When promoting your content programme and trying to identify fee-earners to get involved, the following question should be your starting point:
"Do you want to be seen as the 'go-to' experts in your space?"
No one wants to be the invisible expert! And if they do, then you can move swiftly on to the next group.
'Selling the Vision'
It shouldn't be a burdensome feat to find the 'right people' to engage in your content programme. The key lies in selling the vision of success. A prerequisite to adoption then, is motivation. The understanding that investing time in creating content is seen as something of intrinsic value to the individual and conducive to the success of their practice.
Herein lies the challenge. Communicating the why. Selling the story of success. Of course you need to have a plan, easy to understand & actionable workflows, as well as leadership-backing to ensure that the initiative lands.
Where action Fails
When it comes to driving behaviour and prompting action, the tipping point rests in motivating at the individual level. The Fogg Behaviour Model (1) is a helpful framework for understanding why behaviour doesn't occur. It will be because one of the following is missing:
If you already have a proven and easy to execute workflow for creating content; have mapped out how you are going to prompt action (for example reminding fee-earners during internal meetings, sending content suggestions, or communicating success stories from other experts); then the final (or indeed starting) piece of the puzzle is to motivate them to take action.
What to do & How to Motivate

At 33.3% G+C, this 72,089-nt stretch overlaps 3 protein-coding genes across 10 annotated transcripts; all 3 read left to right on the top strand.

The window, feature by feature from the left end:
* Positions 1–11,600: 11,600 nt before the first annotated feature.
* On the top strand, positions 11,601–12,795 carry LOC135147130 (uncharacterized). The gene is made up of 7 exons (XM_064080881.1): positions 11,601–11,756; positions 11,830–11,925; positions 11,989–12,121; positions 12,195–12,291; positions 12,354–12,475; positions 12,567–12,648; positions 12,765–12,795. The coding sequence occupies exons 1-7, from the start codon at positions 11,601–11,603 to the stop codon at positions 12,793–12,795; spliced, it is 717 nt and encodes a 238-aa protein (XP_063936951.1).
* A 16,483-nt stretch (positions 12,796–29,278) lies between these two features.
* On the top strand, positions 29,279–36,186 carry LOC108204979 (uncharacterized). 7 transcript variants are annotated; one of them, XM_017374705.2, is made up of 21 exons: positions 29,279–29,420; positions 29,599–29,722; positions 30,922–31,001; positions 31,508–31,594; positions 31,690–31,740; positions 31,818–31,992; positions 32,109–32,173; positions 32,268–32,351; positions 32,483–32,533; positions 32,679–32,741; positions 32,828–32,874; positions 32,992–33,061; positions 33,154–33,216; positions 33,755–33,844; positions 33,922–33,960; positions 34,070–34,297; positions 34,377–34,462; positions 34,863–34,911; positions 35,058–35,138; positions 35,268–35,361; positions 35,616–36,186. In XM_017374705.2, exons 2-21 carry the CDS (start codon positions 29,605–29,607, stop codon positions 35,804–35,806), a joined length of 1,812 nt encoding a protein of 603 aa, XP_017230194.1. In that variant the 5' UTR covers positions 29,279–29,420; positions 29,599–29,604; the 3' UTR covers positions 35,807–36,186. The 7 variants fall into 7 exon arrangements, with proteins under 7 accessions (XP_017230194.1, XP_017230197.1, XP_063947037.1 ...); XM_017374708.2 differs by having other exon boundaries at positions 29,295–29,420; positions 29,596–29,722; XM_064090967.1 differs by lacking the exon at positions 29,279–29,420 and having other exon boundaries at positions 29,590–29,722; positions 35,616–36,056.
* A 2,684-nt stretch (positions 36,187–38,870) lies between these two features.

It is worth noting that you are not going to get 100% of your experts creating content, and nor should you probably want to do so.
Those to engage, have to come to the conclusion through their own volition. It is not sustainable to lead with the stick, and in doing so will only turn more people off the idea in the first place.
Therefore, when identifying your future thought leaders you have to get them to agree this is something that they want to do. Our suggestions for framing your content programme as a net positive which drives long-term success for each individual include:
- Opening up the initiative beyond the most senior people in your organisation - some of the most motivated to build their brand and be seen as the 'go-to' experts are your future leaders. Do not keep the initiative exclusive to the top grading in your company.
- Selling success - coming back to the question at the beginning, this is one of the easiest ways to motivate by selling the outcome & long-term product of their labour.
- Leadership-backing - it is important that the leaders are seen backing this initiative so that the wider-team know there is psychological safety associated with investing time in sharing their expert insights (2).
- Making the opt-in easy - once you have fee-earners sold on the concept, make sure the call-to-action is easy and remove any barriers to entry.
- Continuing to prompt - once you have done all of the work in getting people signed up, creating their first insights, and understanding of what success looks like, you need to have a plan to communicate results. Whilst repetition makes the behaviour easier to do when repeated, closing the feedback loop using prompts will drive long-term action. This can be as simple as a monthly results email, or more considered agenda item for internal team meetings, and then further still, building content creation into the incentive plans for your team members.
Bibliography & Further Reading
- What causes Behaviour Change? - Dr. BJ Fogg
- High-Performing Teams Need Psychological Safety. Here’s How to Create It - Laura Delizonna
- Behavioural science & getting your experts to create content for their clients - BJ Fogg - David Kirk
- Material Motivation: Designing a Workplace Competition which Drives Immediate Results - Freddy Dobinson & Sarah Strachan